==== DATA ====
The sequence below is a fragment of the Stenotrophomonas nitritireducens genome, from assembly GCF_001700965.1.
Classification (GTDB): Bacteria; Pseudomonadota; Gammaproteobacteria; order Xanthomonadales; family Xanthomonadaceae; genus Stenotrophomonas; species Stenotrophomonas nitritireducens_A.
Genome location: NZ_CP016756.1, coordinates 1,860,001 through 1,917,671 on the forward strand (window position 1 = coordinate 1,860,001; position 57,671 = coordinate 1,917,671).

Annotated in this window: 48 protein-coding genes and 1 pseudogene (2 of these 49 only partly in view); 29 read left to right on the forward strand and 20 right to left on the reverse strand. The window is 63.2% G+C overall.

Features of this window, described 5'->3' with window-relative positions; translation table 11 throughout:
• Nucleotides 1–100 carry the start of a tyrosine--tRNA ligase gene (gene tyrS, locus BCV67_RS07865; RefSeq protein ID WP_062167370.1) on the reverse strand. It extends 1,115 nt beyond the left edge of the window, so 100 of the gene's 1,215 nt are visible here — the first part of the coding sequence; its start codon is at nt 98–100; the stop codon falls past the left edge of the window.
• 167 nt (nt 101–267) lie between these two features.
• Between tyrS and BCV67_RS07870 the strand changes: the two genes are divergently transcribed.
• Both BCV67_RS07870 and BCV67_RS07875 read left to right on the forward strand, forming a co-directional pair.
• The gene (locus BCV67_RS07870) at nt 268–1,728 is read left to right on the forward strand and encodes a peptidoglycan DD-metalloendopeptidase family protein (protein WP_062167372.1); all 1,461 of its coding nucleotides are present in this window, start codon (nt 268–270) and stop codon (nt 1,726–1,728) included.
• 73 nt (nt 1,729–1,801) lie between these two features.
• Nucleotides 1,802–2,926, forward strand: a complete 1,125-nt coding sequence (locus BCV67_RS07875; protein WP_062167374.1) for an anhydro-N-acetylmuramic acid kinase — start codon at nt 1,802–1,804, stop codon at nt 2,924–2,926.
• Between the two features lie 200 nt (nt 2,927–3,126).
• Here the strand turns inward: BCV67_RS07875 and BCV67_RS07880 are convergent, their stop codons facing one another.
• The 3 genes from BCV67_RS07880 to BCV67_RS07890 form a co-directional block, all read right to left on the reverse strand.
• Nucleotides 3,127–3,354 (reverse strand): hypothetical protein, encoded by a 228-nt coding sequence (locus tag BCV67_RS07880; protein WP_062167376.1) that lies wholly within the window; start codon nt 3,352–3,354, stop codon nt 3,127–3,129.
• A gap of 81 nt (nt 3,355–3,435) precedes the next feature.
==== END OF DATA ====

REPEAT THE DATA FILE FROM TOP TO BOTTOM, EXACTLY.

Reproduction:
The sequence below is a fragment of the Stenotrophomonas nitritireducens genome, from assembly GCF_001700965.1.
Classification (GTDB): Bacteria; Pseudomonadota; Gammaproteobacteria; order Xanthomonadales; family Xanthomonadaceae; genus Stenotrophomonas; species Stenotrophomonas nitritireducens_A.
Genome location: NZ_CP016756.1, coordinates 1,860,001 through 1,917,671 on the forward strand (window position 1 = coordinate 1,860,001; position 57,671 = coordinate 1,917,671).

Annotated in this window: 48 protein-coding genes and 1 pseudogene (2 of these 49 only partly in view); 29 read left to right on the forward strand and 20 right to left on the reverse strand. The window is 63.2% G+C overall.

Features of this window, described 5'->3' with window-relative positions; translation table 11 throughout:
• Nucleotides 1–100 carry the start of a tyrosine--tRNA ligase gene (gene tyrS, locus BCV67_RS07865; RefSeq protein ID WP_062167370.1) on the reverse strand. It extends 1,115 nt beyond the left edge of the window, so 100 of the gene's 1,215 nt are visible here — the first part of the coding sequence; its start codon is at nt 98–100; the stop codon falls past the left edge of the window.
• 167 nt (nt 101–267) lie between these two features.
• Between tyrS and BCV67_RS07870 the strand changes: the two genes are divergently transcribed.
• Both BCV67_RS07870 and BCV67_RS07875 read left to right on the forward strand, forming a co-directional pair.
• The gene (locus BCV67_RS07870) at nt 268–1,728 is read left to right on the forward strand and encodes a peptidoglycan DD-metalloendopeptidase family protein (protein WP_062167372.1); all 1,461 of its coding nucleotides are present in this window, start codon (nt 268–270) and stop codon (nt 1,726–1,728) included.
• 73 nt (nt 1,729–1,801) lie between these two features.
• Nucleotides 1,802–2,926, forward strand: a complete 1,125-nt coding sequence (locus BCV67_RS07875; protein WP_062167374.1) for an anhydro-N-acetylmuramic acid kinase — start codon at nt 1,802–1,804, stop codon at nt 2,924–2,926.
• Between the two features lie 200 nt (nt 2,927–3,126).
• Here the strand turns inward: BCV67_RS07875 and BCV67_RS07880 are convergent, their stop codons facing one another.
• The 3 genes from BCV67_RS07880 to BCV67_RS07890 form a co-directional block, all read right to left on the reverse strand.
• Nucleotides 3,127–3,354 (reverse strand): hypothetical protein, encoded by a 228-nt coding sequence (locus tag BCV67_RS07880; protein WP_062167376.1) that lies wholly within the window; start codon nt 3,352–3,354, stop codon nt 3,127–3,129.
• A gap of 81 nt (nt 3,355–3,435) precedes the next feature.